Tuesday, March 15, 2011

Term Paper on Dances With Wolves

Essay on Dances With Wolves

Dances With Wolves is the story of the “transformation” of Lieutenant John Dunbar, a Union Army Officer, to Dances With Wolves, a Lakota warrior. The film is seen from the viewpoint of Dunbar, who runs away from a field hospital as his foot is about to be amputated and literally invites death by riding his horse by in a suicidal charge at the Confederate lines. He does this to provide a diversion so that a group of Union soldiers can overrun an entrenched Rebel position. Miraculously, he survives and is decorated and given his choice of any posting. John Dunbar chooses the frontier.

Dunbar begins a new life in a remote, isolated outpost, Fort Sedgewick, in the wilderness of the Dakota territory where he is the only white man around for miles. A month into his stay, with only a wolf, Two Socks and his mount, Cisco, for company, Dunbar encounters the local Sioux tribe. There is mutual distrust at first but slowly and with Stands With A Fist (a white woman, who as a girl came to live with the Sioux after her family was killed by enemy Indians) acting as an interpreter, he and the Sioux begin to interact and communicate and a bond is formed.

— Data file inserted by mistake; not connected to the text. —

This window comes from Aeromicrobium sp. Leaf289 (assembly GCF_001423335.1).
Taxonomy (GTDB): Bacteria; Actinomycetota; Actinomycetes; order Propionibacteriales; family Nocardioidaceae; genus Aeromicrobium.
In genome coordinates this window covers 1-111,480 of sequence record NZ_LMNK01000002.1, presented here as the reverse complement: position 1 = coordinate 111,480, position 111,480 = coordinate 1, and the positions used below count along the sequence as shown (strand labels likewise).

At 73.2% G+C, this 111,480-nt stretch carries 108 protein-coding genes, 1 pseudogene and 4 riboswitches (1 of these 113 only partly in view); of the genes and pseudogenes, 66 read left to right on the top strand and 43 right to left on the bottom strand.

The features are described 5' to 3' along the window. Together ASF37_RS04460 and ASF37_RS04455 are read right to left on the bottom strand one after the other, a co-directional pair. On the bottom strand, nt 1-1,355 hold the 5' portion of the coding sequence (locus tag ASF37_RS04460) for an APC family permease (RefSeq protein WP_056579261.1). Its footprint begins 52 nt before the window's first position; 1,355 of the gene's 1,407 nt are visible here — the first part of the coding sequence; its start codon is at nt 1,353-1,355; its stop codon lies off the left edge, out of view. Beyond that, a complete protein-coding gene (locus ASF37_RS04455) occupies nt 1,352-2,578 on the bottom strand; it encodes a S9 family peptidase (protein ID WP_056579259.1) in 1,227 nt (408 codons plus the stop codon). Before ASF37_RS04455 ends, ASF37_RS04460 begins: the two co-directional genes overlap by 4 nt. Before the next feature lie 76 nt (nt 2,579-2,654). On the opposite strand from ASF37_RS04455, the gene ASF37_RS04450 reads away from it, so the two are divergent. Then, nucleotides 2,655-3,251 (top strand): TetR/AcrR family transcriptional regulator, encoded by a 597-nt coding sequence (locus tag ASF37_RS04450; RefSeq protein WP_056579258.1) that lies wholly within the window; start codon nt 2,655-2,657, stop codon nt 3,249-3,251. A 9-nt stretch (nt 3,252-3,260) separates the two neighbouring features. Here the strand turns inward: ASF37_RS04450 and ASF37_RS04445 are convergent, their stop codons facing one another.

In the set of charming, sensitive, revealing, and even at times, amusing experiences that follow, Dunbar begins to discover the culture of the Sioux, all of which he documents in his journal. He gradually earns the respect of these native people who rename him Dances With Wolves and he sheds his white ways in acceptance of their way of life. However, the frontier becomes the frontier no more as it becomes invaded by the army and as the army advances on the plains, John Dunbar makes the tough decision to leave the people he has learned to call his own so that they will not be exploited. The film ends on a tentative note, showing the fireplaces in the camp of the Sioux being swept away by the army.